Entomology (Study of Bugs)/Mystery bug


Mystery bug
Mystery bug  
A few weeks ago, I noticed several black specks on the tile in my laundry room.  After a closer look, they looked dead so I just swept them up. A few days later I noticed the bugs again, only there were a few that were stil crawling around. I ended up spraying "Black Flag Extreme" home pesticide, and they appeared to have went away. I then went on a ten day vacation, and when I retuned home to Arkansas, the bugs were back and were on the floor everywhere! I swept them up, and didn't spray the pesticide again because our dogs were inside. That same night, I got up at 3am to switch a load of laundry to the dryer and the bugs were too numerous to count. At that time, they were on the walls, on the floor, and on a laundry cabinet, both inside and out.

I went back to bed and when I got up the next morning, the bugs were practically gone. There was no evidence of the bugs on the walls or in the cabinets; only a few bugs remained on the floor. I'm wondering if the bugs are living in the laundry cabinet - my mother in law gave me the laundry cabinet, and she is by no means a housekeeper. I disinfected the cabinet when she gave it to me, but I really wonder if I should set it at the curb with the trash this week. Please help!!

I have three questions:
1-did they likely come in with the laundry cabinet?
2-how do I get rid of them?
3-what are they?

Dear Jillian - What you have here is one of the grain/granary weevils in the genus Sitophilus. Their larvae feed within seeds of grains, including wheat, rice, and corn (maize), as well as some others such as chickpeas. You should check all areas where any grains (including bird seed) are stored for signs of insect infestation. They would not be living in the laundry cabinet unless there was some food source for them in there. See http://tinyurl.com/cff3o6r for some good advice on controlling these pests.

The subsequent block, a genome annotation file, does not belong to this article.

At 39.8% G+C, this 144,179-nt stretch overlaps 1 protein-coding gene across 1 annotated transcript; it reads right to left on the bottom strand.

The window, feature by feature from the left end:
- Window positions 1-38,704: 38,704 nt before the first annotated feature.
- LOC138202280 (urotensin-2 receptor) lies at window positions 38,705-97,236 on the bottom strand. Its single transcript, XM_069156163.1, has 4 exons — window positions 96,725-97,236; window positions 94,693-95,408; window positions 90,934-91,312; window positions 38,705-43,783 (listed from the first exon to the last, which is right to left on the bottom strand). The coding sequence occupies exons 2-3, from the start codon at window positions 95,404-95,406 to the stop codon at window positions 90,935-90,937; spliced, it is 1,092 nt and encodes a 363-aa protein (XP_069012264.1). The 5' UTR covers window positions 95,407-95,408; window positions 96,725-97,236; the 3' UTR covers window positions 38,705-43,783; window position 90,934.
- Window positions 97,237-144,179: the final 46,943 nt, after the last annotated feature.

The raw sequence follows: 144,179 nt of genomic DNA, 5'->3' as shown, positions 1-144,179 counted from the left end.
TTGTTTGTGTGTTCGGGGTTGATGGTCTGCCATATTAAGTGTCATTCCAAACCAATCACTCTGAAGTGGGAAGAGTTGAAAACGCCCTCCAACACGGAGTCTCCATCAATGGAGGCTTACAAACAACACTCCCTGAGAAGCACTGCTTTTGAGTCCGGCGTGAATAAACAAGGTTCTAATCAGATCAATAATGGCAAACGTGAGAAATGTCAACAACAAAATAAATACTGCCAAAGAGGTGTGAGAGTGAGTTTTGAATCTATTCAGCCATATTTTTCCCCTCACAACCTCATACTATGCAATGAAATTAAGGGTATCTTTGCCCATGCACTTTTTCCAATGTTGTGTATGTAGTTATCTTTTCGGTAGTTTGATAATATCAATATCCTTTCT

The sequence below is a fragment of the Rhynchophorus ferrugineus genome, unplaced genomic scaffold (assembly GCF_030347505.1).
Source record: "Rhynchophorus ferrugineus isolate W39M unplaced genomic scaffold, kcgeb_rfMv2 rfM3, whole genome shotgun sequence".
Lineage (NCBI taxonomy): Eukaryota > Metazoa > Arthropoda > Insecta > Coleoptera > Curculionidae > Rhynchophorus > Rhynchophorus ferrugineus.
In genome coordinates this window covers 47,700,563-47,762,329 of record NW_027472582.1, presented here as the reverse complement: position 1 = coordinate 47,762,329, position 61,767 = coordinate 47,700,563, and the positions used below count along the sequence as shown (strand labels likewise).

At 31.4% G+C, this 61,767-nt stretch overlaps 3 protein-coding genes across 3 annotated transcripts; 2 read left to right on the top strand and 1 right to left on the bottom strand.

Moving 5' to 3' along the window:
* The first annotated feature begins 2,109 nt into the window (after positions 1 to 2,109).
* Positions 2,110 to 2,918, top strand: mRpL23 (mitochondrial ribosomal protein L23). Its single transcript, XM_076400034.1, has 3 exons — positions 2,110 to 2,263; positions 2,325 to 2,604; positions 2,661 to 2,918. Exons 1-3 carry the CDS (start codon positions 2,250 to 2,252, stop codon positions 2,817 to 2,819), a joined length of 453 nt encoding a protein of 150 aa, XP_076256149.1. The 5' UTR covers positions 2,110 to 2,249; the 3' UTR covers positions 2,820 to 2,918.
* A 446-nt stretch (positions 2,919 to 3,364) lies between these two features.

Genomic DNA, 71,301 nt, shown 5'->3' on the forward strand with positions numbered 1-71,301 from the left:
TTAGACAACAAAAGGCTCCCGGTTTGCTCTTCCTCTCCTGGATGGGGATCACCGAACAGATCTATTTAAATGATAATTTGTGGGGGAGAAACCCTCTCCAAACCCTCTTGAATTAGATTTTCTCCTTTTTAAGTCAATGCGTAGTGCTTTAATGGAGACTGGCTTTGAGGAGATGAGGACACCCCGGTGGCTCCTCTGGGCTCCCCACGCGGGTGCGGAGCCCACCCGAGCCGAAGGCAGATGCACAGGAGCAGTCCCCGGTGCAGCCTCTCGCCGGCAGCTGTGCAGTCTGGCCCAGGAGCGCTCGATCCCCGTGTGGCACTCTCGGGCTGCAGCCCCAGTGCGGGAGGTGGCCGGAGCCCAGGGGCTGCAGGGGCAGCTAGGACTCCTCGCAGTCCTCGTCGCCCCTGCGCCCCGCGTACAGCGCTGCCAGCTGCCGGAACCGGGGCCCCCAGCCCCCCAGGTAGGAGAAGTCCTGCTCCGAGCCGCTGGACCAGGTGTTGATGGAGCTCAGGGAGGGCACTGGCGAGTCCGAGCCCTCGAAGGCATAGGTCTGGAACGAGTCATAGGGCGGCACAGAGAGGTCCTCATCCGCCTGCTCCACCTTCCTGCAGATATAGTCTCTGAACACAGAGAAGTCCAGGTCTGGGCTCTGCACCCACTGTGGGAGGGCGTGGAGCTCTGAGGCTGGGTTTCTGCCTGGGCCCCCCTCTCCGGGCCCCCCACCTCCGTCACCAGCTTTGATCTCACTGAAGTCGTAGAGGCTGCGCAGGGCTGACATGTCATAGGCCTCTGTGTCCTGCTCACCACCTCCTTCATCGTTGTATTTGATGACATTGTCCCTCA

Hope this helps,

Entomology (Study of Bugs)

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Ed Saugstad


Will accept most questions in general entomology, including those related to medical entomology, taxonomy, ecology, arthropod surveillance, and pest management. If you are requesting a 'mystery bug' identification, PLEASE either attach an image to your question, or post an image on a web page (such as Flickr) so that I can look at it, as verbal descriptions frequently are insufficient for a definitive identification.


21 years in the U.S. Army as a medical entomologist; duties varied from surveillance of pest populations (including mosquitoes, cockroaches, ticks, and stored products pests) to conducting research on mosquito-virus ecological relationships and mosquito faunal studies. Ten years as a civilian analyst for the Department of Defense, primarily on distribution of vector-borne diseases worldwide. Limited experience on surveillance of agricultural insects in North Dakota and Indiana.

Entomological Society of America, West Virginia Entomological Society, Society for Vector Ecology, National Speleological Society, West Virginia Association for Cave Studies.

American Journal of Public Health, Contributions of the American Entomological Institute, Japanese Journal of Sanitary Zoology, Journal of Economic Entomology, Mosquito News, and Mosquito Systematics.

B.S. in entomology from North Dakota State University in 1963, M.S. in entomology from Purdue University in 1967.

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